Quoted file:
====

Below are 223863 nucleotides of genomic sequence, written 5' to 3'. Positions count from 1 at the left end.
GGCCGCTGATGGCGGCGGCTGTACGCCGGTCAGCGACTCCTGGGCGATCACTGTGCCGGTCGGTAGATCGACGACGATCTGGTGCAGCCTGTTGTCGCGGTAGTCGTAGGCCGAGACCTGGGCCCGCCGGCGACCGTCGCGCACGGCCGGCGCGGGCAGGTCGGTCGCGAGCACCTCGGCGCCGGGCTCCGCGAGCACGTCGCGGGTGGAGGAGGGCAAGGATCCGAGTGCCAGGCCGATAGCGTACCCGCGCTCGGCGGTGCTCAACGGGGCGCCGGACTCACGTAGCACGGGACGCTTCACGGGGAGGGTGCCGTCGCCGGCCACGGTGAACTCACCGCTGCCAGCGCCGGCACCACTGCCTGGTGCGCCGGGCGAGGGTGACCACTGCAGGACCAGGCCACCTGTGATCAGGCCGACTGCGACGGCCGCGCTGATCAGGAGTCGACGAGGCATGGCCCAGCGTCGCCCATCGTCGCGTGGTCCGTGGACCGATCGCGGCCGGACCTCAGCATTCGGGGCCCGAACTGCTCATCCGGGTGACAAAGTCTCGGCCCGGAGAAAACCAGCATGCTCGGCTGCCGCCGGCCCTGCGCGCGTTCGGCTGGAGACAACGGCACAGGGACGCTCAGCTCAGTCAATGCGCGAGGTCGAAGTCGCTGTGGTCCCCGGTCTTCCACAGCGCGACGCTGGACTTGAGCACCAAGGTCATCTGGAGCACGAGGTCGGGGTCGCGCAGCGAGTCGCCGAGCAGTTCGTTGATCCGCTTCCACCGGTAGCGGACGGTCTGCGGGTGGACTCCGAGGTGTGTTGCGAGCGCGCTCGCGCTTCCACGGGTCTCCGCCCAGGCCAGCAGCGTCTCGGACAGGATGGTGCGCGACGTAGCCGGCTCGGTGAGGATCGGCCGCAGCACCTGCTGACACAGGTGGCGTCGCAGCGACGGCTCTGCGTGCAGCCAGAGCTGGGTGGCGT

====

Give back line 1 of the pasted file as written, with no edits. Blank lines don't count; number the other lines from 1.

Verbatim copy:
Below are 223863 nucleotides of genomic sequence, written 5' to 3'. Positions count from 1 at the left end.